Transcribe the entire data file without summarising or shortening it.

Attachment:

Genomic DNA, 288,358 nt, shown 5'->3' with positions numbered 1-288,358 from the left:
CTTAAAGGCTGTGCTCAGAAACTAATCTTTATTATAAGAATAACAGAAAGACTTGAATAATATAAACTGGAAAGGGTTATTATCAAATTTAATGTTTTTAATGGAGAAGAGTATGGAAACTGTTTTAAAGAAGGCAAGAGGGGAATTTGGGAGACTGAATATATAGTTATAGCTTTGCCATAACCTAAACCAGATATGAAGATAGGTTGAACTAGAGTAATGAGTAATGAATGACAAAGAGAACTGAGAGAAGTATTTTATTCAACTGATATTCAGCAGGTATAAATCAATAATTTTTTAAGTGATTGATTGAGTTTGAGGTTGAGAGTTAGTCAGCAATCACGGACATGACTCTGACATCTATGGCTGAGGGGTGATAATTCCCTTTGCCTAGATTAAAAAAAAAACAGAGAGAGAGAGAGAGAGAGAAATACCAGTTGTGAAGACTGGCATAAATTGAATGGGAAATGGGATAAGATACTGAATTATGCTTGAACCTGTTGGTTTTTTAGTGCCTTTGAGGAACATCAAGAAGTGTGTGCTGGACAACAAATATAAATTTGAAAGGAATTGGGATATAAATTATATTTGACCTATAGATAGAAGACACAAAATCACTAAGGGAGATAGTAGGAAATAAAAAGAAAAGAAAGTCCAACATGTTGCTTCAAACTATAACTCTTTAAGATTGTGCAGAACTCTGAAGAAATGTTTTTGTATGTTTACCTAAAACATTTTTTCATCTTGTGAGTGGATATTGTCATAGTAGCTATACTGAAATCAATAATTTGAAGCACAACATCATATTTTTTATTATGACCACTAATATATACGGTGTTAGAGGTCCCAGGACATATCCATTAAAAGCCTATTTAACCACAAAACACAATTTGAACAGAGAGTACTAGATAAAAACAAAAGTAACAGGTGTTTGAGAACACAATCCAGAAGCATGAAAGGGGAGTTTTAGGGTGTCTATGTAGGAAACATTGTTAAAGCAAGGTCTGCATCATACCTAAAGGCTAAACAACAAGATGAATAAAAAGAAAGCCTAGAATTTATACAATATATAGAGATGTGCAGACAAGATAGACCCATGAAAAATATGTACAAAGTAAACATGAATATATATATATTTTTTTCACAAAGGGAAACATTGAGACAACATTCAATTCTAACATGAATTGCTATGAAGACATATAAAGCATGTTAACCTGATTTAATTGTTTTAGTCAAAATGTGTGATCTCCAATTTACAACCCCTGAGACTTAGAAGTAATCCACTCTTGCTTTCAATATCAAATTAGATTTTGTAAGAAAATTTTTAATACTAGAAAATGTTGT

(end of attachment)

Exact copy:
Genomic DNA, 288,358 nt, shown 5'->3' with positions numbered 1-288,358 from the left:
CTTAAAGGCTGTGCTCAGAAACTAATCTTTATTATAAGAATAACAGAAAGACTTGAATAATATAAACTGGAAAGGGTTATTATCAAATTTAATGTTTTTAATGGAGAAGAGTATGGAAACTGTTTTAAAGAAGGCAAGAGGGGAATTTGGGAGACTGAATATATAGTTATAGCTTTGCCATAACCTAAACCAGATATGAAGATAGGTTGAACTAGAGTAATGAGTAATGAATGACAAAGAGAACTGAGAGAAGTATTTTATTCAACTGATATTCAGCAGGTATAAATCAATAATTTTTTAAGTGATTGATTGAGTTTGAGGTTGAGAGTTAGTCAGCAATCACGGACATGACTCTGACATCTATGGCTGAGGGGTGATAATTCCCTTTGCCTAGATTAAAAAAAAAACAGAGAGAGAGAGAGAGAGAGAAATACCAGTTGTGAAGACTGGCATAAATTGAATGGGAAATGGGATAAGATACTGAATTATGCTTGAACCTGTTGGTTTTTTAGTGCCTTTGAGGAACATCAAGAAGTGTGTGCTGGACAACAAATATAAATTTGAAAGGAATTGGGATATAAATTATATTTGACCTATAGATAGAAGACACAAAATCACTAAGGGAGATAGTAGGAAATAAAAAGAAAAGAAAGTCCAACATGTTGCTTCAAACTATAACTCTTTAAGATTGTGCAGAACTCTGAAGAAATGTTTTTGTATGTTTACCTAAAACATTTTTTCATCTTGTGAGTGGATATTGTCATAGTAGCTATACTGAAATCAATAATTTGAAGCACAACATCATATTTTTTATTATGACCACTAATATATACGGTGTTAGAGGTCCCAGGACATATCCATTAAAAGCCTATTTAACCACAAAACACAATTTGAACAGAGAGTACTAGATAAAAACAAAAGTAACAGGTGTTTGAGAACACAATCCAGAAGCATGAAAGGGGAGTTTTAGGGTGTCTATGTAGGAAACATTGTTAAAGCAAGGTCTGCATCATACCTAAAGGCTAAACAACAAGATGAATAAAAAGAAAGCCTAGAATTTATACAATATATAGAGATGTGCAGACAAGATAGACCCATGAAAAATATGTACAAAGTAAACATGAATATATATATATTTTTTTCACAAAGGGAAACATTGAGACAACATTCAATTCTAACATGAATTGCTATGAAGACATATAAAGCATGTTAACCTGATTTAATTGTTTTAGTCAAAATGTGTGATCTCCAATTTACAACCCCTGAGACTTAGAAGTAATCCACTCTTGCTTTCAATATCAAATTAGATTTTGTAAGAAAATTTTTAATACTAGAAAATGTTGT